Why The Rolling Stones Matter to Guy’s Guys
In honor of guitarist Keith Richards’ 70th birthday, we’re reblogging a classic Guy’s Guy post about an iconic Guy’s Guy band.
Guys’ Guys need good music and for the past fifty years, the Stones have spun a wicked soundtrack. Like them or not, you have to admit the Stones have withstood time. Despite the arrival of disco, rap, hip hop, electronica, house, world, and competitors as talented as Nirvana, Guns and Roses, and Led Zeppelin, only the Stones have kept it together and rolled for five decades. And while in six short years the Beatles songs lifted us to ethereal heights that will never be matched, the Stones grounded us in the real world. No yellow submarines or Bungalow Bills here. The Stones wrote classic rock songs about the challenges we face every day, and that’s why they matter – especially to Guys’ Guys. In this rapidly changing world and a music industry that breeds acts as disposable as a soiled pair of Depends, the Stones have time and gravitas on their side. But can they still roll or are their steel wheels too creaky? Their golden anniversary tour has been pushed back a bit because “they are not ready” and with no new music for the past seven years, this seems strange. But, the last standing vestiges of the classic rock era get a well-deserved pass. As quick as you can say “Start Me Up”, Mick will once again move like Jagger. Okay, you have probably figured out that I really like the Rolling Stones. The main reason is that in a strange way, their music helped me develop from angry young man to my hopefully mellower current persona. Here are a few songs that were guideposts for my evolution as a Guy’s Guy.
Every few months, my mom would drive to the retail district of Hackensack, NJ to shop. There was a record store near the Fox movie theater that carried the latest records. I was in school so I’d write her a list. I’d give mom the money and she’d buy me one or two albums. On one particular trip she returned wielding copies of, The Monkees, “Headquarters” and the Stones epic “Sticky Fingers” albums. Needless to say she frowned when she handed over the Stones album with Andy Warhol’s black and white photo of a guy’s bulging package and the silver zipper on the cover. Hilarious. The moment I heard the song’s opening riff of Brown Sugar that sounded like the gears of a high-octane V-8 engine kicking in, everything changed. I was alive. Since my family lived only minutes from my school, I listened to that song and album every day for the next year when I’d stop home at lunchtime and have a sandwich and a dish of Jell-O with my Mom. I applaud her for never complaining as she was subjected to songs like “Bitch” and “Can’t You Hear Me Knocking?” as we ate. It was a great time in my life-bonding with mom while listening to the Stones. Although I was now bursting with testosterone, I realized that my mom was also my friend. Cool.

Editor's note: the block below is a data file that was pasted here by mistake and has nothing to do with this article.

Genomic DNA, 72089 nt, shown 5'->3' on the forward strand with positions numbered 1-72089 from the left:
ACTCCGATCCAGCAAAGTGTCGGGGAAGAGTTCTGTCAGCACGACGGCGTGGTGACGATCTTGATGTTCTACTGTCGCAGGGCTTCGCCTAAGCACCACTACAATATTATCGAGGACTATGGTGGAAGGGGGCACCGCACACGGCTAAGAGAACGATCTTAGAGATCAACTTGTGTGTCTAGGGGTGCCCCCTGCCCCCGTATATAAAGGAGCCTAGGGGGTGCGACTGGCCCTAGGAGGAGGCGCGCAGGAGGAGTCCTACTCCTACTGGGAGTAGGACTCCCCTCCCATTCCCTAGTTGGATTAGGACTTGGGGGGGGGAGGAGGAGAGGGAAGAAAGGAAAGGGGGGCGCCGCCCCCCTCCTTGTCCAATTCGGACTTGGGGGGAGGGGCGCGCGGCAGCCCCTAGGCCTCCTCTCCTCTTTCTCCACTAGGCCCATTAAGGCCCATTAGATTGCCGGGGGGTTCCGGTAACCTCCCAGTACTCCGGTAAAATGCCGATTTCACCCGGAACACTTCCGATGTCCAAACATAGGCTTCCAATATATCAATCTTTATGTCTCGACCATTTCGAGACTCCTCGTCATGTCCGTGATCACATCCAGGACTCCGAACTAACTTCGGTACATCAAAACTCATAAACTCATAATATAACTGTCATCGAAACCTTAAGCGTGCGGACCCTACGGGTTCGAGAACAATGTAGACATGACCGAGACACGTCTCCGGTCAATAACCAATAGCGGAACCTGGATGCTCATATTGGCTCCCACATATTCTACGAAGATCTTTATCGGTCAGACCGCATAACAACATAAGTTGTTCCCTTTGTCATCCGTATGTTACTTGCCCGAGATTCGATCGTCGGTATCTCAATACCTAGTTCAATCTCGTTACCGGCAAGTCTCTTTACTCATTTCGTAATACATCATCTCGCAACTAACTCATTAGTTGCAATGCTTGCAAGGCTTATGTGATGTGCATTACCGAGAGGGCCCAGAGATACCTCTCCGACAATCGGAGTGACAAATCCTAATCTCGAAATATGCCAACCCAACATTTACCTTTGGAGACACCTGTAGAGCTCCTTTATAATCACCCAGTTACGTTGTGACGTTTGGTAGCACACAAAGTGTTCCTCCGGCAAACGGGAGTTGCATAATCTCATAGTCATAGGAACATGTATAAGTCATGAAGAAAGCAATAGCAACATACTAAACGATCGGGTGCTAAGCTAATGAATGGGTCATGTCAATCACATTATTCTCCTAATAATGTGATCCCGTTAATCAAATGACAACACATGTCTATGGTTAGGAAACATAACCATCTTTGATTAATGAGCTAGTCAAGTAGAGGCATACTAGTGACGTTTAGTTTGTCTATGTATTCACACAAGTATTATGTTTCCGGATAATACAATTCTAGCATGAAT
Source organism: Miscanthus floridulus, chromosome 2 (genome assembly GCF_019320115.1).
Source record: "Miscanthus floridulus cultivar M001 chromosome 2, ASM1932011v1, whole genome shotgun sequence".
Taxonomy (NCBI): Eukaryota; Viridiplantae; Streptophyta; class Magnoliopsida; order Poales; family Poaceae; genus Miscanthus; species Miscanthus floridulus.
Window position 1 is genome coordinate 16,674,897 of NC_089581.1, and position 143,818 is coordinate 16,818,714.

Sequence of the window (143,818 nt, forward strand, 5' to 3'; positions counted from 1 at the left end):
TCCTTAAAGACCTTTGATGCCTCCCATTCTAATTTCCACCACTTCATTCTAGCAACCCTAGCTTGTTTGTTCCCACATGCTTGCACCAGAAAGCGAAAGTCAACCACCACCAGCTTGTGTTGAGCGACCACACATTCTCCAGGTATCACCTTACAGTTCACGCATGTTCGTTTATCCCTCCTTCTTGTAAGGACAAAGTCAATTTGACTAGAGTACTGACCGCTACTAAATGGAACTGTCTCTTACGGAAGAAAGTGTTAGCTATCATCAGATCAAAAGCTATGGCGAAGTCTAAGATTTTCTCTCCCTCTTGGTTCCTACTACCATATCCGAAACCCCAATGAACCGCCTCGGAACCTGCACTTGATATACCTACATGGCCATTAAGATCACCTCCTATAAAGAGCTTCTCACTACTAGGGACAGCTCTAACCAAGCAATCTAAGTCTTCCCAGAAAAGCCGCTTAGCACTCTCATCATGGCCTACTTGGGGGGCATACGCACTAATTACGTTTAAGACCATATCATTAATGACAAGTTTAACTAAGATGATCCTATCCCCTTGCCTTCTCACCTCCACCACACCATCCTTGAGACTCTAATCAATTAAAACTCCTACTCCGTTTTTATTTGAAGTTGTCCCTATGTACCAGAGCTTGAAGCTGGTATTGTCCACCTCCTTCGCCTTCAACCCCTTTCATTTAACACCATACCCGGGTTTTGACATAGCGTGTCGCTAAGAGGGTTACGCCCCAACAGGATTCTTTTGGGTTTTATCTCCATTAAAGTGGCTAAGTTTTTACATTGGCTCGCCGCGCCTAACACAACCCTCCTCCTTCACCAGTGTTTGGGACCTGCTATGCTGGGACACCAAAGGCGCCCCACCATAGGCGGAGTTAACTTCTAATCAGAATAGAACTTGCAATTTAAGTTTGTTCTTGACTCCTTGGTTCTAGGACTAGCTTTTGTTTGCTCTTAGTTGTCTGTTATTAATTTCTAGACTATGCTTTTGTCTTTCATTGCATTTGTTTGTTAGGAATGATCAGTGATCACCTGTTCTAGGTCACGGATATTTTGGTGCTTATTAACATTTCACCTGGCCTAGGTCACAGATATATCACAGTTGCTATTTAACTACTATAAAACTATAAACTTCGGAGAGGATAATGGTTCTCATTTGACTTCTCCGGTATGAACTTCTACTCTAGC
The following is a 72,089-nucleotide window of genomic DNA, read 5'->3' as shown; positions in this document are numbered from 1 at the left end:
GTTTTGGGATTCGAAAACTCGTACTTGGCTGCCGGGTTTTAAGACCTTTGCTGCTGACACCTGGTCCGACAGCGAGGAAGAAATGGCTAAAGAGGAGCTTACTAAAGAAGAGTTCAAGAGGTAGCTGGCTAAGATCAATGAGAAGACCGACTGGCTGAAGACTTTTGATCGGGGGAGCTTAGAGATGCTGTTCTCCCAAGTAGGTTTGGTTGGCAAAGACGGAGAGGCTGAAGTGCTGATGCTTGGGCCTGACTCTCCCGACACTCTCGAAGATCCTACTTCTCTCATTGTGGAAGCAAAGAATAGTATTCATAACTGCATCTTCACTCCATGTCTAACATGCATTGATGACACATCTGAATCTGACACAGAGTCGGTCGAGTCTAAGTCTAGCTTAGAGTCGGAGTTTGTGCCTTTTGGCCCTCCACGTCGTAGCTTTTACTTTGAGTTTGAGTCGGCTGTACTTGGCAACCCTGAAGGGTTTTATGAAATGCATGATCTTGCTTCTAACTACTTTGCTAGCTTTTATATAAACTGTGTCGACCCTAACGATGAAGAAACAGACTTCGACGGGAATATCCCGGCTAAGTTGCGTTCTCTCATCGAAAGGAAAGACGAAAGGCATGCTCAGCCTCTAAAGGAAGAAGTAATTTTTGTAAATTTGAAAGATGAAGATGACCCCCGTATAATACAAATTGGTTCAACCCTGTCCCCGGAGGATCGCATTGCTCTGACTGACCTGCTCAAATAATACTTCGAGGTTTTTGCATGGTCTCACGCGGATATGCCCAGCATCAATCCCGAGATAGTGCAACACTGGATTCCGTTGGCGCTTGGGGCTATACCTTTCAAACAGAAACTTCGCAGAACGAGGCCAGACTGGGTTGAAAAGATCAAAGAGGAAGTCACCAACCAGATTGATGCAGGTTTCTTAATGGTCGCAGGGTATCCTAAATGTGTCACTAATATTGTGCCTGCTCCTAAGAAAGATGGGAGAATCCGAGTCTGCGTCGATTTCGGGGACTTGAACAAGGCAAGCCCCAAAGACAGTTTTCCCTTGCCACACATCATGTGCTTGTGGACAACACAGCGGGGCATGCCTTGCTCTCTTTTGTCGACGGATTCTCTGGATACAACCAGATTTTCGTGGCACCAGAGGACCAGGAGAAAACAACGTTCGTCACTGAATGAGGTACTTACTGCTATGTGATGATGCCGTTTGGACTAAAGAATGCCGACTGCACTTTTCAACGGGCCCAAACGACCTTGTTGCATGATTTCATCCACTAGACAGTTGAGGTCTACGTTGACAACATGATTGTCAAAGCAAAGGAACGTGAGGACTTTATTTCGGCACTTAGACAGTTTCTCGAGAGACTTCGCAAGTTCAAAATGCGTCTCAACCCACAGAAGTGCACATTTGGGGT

“Some Girls” was all about New York City. It was raw and insidious in its charm. The final song, “Shattered” featured lyrics like, “Love and hope and sex and dreams and still surviving on the street” and “Rats on the West Side, bed bugs uptown”. It painted the Manhattan of that time with a brazenly accurate brush. I was still living in Jersey in those days, but I’d drive across the bridge to visit my friends in the city. We partied like wild boys until five in the morning and crash wherever. I remember walking up after an all-nighter on the closet floor of a woman’s apartment with my body entwined with one of her girlfriends. Those were fun, innocent times and compared to today’s hard-edged nightlife. I found my drug and it was New York City.
Start Me Up.
Probably one of the most overplayed radio songs of all time, but infectious just the same. Who could shy away from Keith’s opening riff and Mick’s declaration that the girl he sang about could make a dead man come? That’s some woman. I heard the song for the first time while partying in the back of a car cruising up Wilshire in LA while with a buddy from college and his friends. It was the eighties now and things were changing. I was too. At the time, it was all about heading west and discovering America.
Anybody Seen My Baby?
The underrated “Bridges to Babylon” album featured a single with Mick sing-speaking his lament about a great girl that had disappeared into thin air. At the time, like my character Max Hallyday, the protagonist in my novel, THE GUYS’ GUY’S GUIDE TO LOVE, I had just left a job I really loved for the promise of money and power. I got some of that, but I also got a wake up call about what really matters in life and it really stuck in my brain. I learned that you could never go back.
A Bigger Bang.
When the Stones last release came out a few years ago, everything in my life had been blown up in some way. I was completely on my own. It was a very free feeling so I decided that I’d take a risk and write a kick-ass novel that would make people feel good. The CD sounded like the Stones were playing in my living room and the songs were relatively light versus their former harder edge. The digital download provided a great soundtrack for my long runs in Central Park and at the shore and the more circumspect songs helped me work out the novel’s plot twists and turns as I loped along. The music was transformative and the collection of songs provided an ongoing narrative and tone for my protagonist, Max Hallyday.
For most of us music plays a part in modern life. The Rolling Stones have grown up with me and for that I will always be grateful. While they pull themselves together for their final tour, I’m working on my next book and waiting on my lifelong musical friends.
So which songs have inspired you? Maybe it’s time to listen to them again.
Our Guy’s Guy of the Week is Keith Richards. Need I say more?